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TI-59 LiPo Battery Pack

A modern replacement for the TI-58/59 Calculator BP1

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The first programmable calculator I ever used was my mother's TI-58 in the late 1970's. I still have it. I have a few TI-59 calculators, too - they're neat. Of course, the vintage NiCd battery packs ("BP-1A") are all shot by now, often times damaging the calculator due to battery leakage. It is possible to rebuild the BP-1A pack, with care and patience. I've rebuilt a number of these old packs with NiMH cells, but they are starting to fail now, also. Based upon the success and utility of my HP calculator LiPo battery pack, I decided to try to do something similar for my TI calculators. It's a bit more involved, because the TI battery pack is the 'back' of the calculator, too, rather than being contained within the calculator as in the case of the HP calculators.

This is my attempt at a LiPo-based battery pack for Texas Instruments Calculators that use the BP01 battery pack,  specifically the TI-58, TI-58C, and TI-59. I thought it would be fun to design a 3D printed housing and re-use the circuitry from my rechargeable HP LiPo battery pack. This is a follow-on project to my Classic HP Calculator LiPo battery pack.

LiPo chemistry has very specific care-and-feeding when it comes to recharging, the original TI AC adapter and built-in charging circuitry will not suffice.  For this reason, I include a USB receptacle, which allows for charging when removed from the calculator.

The basic idea is to use a gold-flashed (ENIG) PCB as the contact substrate, and mount the LiPo, USB micro B receptacle, and charging circuitry on the opposite side. A charging LED is placed on the same side as the contact pads, but in areas where there will be no mechanical interference. A 3D printed plastic holder ties it all together, and mates with the TI calculator case.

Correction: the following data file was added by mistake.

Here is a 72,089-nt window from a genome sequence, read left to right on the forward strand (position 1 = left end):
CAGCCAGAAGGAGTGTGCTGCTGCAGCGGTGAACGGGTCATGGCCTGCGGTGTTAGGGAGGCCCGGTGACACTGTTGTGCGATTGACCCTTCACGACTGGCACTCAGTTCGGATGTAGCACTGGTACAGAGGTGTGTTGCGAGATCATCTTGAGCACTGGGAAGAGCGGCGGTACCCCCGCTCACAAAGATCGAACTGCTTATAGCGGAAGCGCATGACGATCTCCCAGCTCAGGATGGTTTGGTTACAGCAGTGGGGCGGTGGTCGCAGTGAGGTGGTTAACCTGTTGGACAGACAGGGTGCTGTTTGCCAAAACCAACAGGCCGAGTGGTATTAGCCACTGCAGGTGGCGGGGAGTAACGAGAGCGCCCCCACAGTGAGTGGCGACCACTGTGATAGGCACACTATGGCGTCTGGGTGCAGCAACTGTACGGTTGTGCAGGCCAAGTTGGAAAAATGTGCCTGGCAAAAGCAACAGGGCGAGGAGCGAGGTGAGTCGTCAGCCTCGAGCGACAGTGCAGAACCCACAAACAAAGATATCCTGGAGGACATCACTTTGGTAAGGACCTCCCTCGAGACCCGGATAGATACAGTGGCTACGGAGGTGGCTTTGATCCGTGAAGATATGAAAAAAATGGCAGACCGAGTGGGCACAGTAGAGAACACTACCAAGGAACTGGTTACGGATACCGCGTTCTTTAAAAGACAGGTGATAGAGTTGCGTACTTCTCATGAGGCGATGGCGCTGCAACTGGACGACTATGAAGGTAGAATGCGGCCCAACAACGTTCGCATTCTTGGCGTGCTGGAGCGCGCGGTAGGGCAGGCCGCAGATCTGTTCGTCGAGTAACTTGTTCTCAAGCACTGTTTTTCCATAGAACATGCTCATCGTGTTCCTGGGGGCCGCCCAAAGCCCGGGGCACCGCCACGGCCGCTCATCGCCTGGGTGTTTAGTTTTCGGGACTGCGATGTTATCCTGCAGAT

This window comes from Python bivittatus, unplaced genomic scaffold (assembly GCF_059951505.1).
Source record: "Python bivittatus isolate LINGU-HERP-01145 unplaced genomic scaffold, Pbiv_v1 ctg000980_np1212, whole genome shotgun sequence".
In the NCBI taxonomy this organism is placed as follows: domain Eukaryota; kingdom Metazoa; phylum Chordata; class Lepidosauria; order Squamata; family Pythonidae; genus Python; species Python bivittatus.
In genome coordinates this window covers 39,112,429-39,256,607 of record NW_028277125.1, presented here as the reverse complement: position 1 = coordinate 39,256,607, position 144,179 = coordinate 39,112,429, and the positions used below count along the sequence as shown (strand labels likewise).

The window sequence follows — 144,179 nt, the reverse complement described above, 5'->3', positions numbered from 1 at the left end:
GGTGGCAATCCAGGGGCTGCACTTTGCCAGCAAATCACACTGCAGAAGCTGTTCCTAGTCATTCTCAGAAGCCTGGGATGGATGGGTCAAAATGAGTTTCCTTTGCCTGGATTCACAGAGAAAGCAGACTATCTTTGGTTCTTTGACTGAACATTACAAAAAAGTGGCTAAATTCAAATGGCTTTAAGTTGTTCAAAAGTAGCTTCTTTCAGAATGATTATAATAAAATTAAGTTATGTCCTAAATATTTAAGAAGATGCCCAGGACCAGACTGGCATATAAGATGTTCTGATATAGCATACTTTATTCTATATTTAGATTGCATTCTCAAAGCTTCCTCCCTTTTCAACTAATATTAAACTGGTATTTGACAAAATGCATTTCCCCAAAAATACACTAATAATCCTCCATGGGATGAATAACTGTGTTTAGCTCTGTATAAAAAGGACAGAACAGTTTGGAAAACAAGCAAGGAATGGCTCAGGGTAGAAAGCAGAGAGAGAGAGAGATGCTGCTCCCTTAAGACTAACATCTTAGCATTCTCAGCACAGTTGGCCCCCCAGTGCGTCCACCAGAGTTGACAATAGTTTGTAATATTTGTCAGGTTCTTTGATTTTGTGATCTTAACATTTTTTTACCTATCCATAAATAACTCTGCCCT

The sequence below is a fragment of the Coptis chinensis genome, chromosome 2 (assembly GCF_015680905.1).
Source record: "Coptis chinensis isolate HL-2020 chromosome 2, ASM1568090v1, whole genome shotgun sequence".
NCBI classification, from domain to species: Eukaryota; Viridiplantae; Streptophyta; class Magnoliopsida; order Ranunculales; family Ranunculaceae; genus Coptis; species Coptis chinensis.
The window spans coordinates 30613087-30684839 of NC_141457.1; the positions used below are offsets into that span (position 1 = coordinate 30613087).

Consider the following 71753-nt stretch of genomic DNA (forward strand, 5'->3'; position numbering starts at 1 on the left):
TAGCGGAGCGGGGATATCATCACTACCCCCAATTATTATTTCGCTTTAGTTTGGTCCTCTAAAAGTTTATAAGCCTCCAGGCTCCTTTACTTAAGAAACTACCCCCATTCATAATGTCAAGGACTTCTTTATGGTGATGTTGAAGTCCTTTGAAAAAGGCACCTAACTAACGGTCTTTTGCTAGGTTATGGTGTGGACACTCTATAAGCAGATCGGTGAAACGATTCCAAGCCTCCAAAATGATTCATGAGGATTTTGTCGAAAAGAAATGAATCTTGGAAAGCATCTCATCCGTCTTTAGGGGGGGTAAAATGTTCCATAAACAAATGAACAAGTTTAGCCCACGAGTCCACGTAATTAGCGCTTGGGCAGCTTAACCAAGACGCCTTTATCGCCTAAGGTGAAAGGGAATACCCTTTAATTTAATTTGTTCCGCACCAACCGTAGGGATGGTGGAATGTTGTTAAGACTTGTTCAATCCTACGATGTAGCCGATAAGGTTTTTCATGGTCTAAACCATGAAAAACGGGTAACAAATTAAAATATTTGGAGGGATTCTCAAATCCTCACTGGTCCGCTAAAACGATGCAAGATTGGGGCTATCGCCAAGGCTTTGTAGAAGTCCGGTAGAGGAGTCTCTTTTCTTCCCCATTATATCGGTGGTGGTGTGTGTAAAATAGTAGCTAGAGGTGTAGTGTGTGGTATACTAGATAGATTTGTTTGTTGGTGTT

The Housing 

By far this was the most challenging part of this project. I  have several original TI BP01 battery packs, so I was able to carefully measure them and create a 3D model using OpenSCAD. This is essentially a 3D solid 'programming language' which (for me) is much easier to work with than an interactive 3D CAD program. It took several iterations to arrive at a working holder design that would 3D print (FDM) reliably. Note that the holder is best printed "flat side down", but that this orientation is not ideal for the retention tab; it wants to break along the FDM layers. I have had good luck with PLA+ material, and even better results with PTEG. Care when inserting and removing is still recommended, however - these 3D holders are nowhere near as strong as their injection-molded predecessors!

The PCB 

The PCB holds the USB micro B connector, the charging circuitry, the protection circuitry, a connector for the LiPo battery, and most importantly the pads that mate with the contacts in the calculator.  The overall size of the PCB is 53mm x 28mm. The material is 1.6mm thick FR4. So that the contact pads do not  tarnish over time, I chose a gold-flash treatment (ENIG).